It is fitting, therefore, to end with C. S. Lewis’ famous words in The Abolition of Man (1943) which sharply warn against the sentimentalist project: “In a sort of ghastly simplicity we remove the organ and demand the functions. We make men without chests and expect of them virtue and enterprise. We laugh at honour and are shocked to find traitors in our midst. We castrate and bid the geldings be fruitful.”42Lewis, The Abolition of Man, 26. This experiment in ethics and its myriad philosophical assumptions contributes to a descent of human nature. While some plunged the depths, many evolutionary psychologists seek a subtler decline. In any case, the end is the same: reducing humanity to mere nature, a “bundle of passions.” And to this end, “If man chooses to treat himself as raw material raw material he will be: not raw material to be manipulated, as he fondly imagined, by himself, but by mere appetite, that is, mere Nature, in the person of his de-humanized Conditioners.”43Lewis, The Abolition of Man, 72–73. In like mind, Law offers a pertinent conclusion to those still allured by this vision of man: “Since you desire to be thought only skin and flesh, and a compound of passions, I will forget your better part, as much as you have done, and consider you in your own way.”44Law, Remarks, 4.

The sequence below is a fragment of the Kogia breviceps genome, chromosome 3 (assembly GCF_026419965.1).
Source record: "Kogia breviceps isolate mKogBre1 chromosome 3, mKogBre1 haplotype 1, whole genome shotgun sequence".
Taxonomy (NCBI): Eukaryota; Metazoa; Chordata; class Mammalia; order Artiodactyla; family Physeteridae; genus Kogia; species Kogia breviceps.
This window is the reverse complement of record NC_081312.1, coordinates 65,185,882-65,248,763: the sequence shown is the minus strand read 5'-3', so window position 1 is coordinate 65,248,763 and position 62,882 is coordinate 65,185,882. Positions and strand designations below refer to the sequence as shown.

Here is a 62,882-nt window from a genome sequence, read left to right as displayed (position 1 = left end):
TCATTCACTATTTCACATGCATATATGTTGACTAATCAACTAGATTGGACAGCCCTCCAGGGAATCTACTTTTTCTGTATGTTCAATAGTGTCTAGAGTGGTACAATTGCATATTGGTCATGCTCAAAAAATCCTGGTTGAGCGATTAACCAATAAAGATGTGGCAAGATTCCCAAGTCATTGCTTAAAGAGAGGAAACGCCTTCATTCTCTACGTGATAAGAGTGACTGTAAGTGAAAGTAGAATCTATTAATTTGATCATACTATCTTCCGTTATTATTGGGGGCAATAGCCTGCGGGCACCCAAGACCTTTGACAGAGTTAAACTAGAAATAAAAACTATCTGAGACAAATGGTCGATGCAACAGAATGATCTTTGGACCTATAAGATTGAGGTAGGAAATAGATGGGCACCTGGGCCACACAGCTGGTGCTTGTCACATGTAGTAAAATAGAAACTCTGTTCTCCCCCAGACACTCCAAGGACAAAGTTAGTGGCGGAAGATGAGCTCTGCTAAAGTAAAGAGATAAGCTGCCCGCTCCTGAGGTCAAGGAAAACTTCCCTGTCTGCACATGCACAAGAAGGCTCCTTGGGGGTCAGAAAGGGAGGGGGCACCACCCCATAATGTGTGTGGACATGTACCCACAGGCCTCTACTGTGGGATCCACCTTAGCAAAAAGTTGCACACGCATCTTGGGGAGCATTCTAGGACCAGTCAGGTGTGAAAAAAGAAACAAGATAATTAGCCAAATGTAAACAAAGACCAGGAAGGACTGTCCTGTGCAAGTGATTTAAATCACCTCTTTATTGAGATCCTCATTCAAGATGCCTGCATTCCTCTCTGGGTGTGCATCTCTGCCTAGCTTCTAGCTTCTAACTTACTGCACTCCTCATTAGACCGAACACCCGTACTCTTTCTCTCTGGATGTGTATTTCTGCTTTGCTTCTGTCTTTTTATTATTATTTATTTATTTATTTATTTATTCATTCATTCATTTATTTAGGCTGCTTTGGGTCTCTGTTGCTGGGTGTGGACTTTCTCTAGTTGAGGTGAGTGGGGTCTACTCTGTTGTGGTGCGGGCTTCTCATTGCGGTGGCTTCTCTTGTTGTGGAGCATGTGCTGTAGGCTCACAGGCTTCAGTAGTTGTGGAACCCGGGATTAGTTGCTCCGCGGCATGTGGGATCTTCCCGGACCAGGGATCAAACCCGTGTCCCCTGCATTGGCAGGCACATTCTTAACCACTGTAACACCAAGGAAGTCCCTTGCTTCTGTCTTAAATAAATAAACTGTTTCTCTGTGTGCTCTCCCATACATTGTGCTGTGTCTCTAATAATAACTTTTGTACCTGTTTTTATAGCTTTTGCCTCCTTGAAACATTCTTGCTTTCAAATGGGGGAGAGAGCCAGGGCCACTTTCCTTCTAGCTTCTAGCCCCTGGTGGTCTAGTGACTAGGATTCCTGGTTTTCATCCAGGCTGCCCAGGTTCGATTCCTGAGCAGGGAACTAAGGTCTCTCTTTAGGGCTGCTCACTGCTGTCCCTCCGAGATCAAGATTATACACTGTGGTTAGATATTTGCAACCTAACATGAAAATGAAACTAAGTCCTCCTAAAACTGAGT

[1] Charles Darwin, The Origin of Species and The Descent of Man (New York: Modern Library, 1940), 449.

[2] Darwin, Descent of Man, 500.